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What is a Fascinator?

Fascinators are those imaginative and often unusual little hats that perch on fastidiously styled hairdos.

The name fascinator is older than the style itself; fascinators of the past (around 1860s) were somewhat more sensible, scarf-like and they “fastened” to the hair (the spelling “fastenator” might have been more appropriate). Others say it comes from the Latin ‘fascinatus’ meaning ‘to bewitch, or cast a spell on’ – the head shawl was meant to add “seductive mystery” to Victorian fashion. Since they were knitted and draped around the head and neck, they were frequently marketed and sold as a seasonal item for warmth right next to scarves and mittens.

In the 1920s, a generation of flappers greatly influenced British fashion. These rule-breakers lived for hair decorations, particularly pearls, sequins, and cloche hats with feathers protruding on one side. The ’40s, by contrast, saw the rise of “doll hats,” feminine, miniature hats perched on the front of the forehead or nestled into an updo. In Europe, they were seen as a pièce de résistance in defiance of the austerity of Nazi occupation.

In the 1960s and 70s, the definition of a “fascinator” was loose. It sometimes referred to modernized versions of the original scarf style of head-wear, but slowly it also began to apply to the smaller, clip-in hats that had existed for decades.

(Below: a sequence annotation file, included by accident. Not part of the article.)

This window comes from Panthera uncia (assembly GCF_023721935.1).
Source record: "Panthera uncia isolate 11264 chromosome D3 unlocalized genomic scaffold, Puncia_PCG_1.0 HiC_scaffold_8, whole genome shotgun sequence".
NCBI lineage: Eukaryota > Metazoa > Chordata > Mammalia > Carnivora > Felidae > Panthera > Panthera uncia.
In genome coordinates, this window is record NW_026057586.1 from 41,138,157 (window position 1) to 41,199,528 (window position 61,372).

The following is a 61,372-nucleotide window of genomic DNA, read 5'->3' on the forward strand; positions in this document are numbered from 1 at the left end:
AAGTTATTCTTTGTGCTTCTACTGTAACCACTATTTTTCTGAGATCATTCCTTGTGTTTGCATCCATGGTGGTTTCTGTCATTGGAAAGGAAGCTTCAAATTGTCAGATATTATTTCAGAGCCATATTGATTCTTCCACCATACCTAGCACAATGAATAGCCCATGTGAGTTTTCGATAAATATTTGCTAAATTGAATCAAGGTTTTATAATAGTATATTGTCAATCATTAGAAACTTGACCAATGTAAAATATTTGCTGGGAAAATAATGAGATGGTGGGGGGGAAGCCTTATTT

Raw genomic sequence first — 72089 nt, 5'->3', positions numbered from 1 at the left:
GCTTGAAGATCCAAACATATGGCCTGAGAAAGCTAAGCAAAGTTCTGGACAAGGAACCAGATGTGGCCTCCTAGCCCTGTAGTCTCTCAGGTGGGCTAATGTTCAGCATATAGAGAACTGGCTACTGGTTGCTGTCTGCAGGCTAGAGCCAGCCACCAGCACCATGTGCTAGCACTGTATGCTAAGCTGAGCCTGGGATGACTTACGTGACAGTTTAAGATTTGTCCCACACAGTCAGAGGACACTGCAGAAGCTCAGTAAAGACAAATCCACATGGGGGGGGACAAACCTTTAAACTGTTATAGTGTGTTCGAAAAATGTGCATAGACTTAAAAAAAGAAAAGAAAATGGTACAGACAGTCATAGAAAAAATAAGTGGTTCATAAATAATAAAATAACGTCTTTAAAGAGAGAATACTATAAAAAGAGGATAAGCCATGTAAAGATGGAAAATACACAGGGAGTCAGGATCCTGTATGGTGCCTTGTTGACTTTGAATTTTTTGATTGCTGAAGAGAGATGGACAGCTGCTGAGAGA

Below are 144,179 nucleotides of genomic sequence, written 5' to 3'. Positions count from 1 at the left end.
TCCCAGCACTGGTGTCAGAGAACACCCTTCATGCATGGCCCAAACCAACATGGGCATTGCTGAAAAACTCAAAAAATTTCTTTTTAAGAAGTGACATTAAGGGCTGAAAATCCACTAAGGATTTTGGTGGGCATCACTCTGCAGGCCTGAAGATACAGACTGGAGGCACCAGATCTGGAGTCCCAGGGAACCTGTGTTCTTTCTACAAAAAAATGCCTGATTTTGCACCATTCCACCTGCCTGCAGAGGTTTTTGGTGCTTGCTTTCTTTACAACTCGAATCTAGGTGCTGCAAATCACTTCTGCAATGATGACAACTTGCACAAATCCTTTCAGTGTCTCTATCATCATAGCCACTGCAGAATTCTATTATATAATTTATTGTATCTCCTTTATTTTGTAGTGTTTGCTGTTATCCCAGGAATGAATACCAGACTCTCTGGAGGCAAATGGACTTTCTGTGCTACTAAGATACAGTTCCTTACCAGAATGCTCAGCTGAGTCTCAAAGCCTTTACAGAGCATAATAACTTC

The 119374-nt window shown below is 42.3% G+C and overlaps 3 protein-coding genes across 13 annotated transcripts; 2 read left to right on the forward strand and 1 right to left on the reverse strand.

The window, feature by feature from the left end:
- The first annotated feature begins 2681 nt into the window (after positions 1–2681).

Sarah Jessica Parker

By the 1990’s, the term “fascinator” had become firmly attached to a specific kind of hat—small, jaunty, and often bedecked in beads or feathers or any manner of frills and flounces. And, as with many trends in fashion, the fascinator is not always a favorite.  Worn for formal occasions veil fascinators and wedding fascinators become the choice for guests to formalize an outfit. Milliner Laura Whitlock adds whimsical cocktail hats to her line in 1995. Sarah Jessica Parker wears designer fascinators in Sex and the City on TV in the late 1990s/early 2000s.

At the 2010 MTV Video Music Awards, Lady Gaga’s steak fascinator opens the door for an anything goes mentality for headwear. Gaga is also known for incorporating the hair into the fascinator shape and includes such surreal designs as a telephone.

Lady Gaga

The Duke and Duchess of Cambridge’s royal wedding in 2011 was very fascinating indeed, when virtually every female guest sported an flamboyant sculpture in her hair. Princesses Beatrice and Eugenie made waves for their custom — and now iconic — Philip Treacy fascinators. 

While fascinators serve minimal (if any) functional purpose, they do have a several desirable qualities. For one, they can elongate your silhouette by adding the illusion of height. Also, if you get yours custom made, fascinators can be true works of art and expressions of your personality. Furthermore, they are so light weight, there’s no need to worry about “hat hair”.  Therefore, who wouldn’t want to wear a chic, historically noteworthy, conversation-starting, creative, statement piece?

Princesses Beatrice and Eugenie

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